India`s rapid economic growth will be enough to offset worries about the independence of its central bank and keep its credit rating in the coveted investment grade bracket, S&P Global said on Wednesday.
India`s BBB- rating puts it on the bottom rung of the investment grade ladder, and sentiment towards the country was hit on Monday when central bank governor Urjit Patel resigned following a months-long tussle over policy with the government.
"We always like to see a central bank that is independent because if you don`t, it can have very negative consequences on your capacity to contain inflation and foster growth," S&P`s lead global sovereign analyst Roberto Sifon-Arevalo told Reuters.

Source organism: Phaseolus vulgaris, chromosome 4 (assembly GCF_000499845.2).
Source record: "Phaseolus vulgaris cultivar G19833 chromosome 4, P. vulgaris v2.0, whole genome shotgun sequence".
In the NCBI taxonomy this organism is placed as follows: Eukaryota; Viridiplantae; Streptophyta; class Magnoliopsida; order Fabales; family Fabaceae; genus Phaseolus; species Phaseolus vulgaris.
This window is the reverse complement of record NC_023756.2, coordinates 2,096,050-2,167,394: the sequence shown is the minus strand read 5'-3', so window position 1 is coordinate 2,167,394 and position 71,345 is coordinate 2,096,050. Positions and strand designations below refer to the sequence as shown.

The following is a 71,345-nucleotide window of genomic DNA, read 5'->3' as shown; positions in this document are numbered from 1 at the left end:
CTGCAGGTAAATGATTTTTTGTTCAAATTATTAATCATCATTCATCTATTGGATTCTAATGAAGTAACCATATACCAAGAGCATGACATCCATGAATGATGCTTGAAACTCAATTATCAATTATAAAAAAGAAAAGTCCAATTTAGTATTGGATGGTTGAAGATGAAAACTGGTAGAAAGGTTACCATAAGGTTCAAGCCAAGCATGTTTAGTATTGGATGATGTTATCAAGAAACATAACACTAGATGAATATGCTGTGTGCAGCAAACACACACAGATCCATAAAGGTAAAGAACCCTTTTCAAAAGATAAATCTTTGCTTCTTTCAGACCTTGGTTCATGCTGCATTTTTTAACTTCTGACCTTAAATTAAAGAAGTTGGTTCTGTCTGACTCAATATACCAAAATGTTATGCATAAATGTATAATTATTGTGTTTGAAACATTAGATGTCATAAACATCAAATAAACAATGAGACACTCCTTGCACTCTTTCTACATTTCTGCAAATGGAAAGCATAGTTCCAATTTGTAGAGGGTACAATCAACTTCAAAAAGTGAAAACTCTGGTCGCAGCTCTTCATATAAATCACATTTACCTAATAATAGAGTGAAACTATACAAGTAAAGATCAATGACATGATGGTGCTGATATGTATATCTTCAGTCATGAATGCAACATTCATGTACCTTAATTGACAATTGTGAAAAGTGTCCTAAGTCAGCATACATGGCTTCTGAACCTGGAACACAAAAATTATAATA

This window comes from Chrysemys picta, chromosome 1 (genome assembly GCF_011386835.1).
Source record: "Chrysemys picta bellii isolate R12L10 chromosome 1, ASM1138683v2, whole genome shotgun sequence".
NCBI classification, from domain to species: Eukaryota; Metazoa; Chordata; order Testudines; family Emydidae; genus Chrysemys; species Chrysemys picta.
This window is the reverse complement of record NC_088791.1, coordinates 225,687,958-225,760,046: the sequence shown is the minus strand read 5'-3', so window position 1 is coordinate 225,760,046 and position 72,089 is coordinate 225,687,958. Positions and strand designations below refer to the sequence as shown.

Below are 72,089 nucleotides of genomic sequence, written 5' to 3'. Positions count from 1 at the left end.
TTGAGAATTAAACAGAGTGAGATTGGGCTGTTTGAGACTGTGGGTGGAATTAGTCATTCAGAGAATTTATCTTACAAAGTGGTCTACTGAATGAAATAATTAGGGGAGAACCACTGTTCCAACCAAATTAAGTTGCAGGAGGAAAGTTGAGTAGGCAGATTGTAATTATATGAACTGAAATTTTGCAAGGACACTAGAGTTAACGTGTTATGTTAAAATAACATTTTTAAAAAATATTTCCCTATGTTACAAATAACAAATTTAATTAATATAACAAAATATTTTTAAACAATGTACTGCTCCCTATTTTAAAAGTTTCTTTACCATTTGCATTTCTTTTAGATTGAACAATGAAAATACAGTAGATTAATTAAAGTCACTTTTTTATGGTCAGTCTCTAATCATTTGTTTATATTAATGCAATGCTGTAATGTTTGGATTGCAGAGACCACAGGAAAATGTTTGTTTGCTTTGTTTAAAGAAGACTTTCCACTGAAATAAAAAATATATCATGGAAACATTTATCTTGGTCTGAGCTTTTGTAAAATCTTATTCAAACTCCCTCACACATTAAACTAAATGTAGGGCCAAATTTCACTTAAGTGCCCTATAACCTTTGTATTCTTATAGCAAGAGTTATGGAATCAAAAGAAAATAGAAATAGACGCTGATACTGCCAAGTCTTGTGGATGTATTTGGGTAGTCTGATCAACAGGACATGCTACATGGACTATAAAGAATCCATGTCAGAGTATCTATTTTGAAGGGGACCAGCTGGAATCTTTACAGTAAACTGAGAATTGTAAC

"But when you are growing at 7 percent, that environment is quite forgiving, because it allows for a lot of these unorthodox things to happen without having a tremendous amount of damage."
There are other pressures mounting too though.
Prime Minister Narendra Modi`s support has taken a hit ahead of national elections next year, volatile crude prices are tough for a country that imports over 90 percent of its oil, and there is general pressure on emerging markets amid a rumbling global trade war.
"At the moment that (the high growth) is enough (to keep the rating stable)," Sifon-Arevalo added. "If the economy was growing at 2 percent it would be a lot more complicated."
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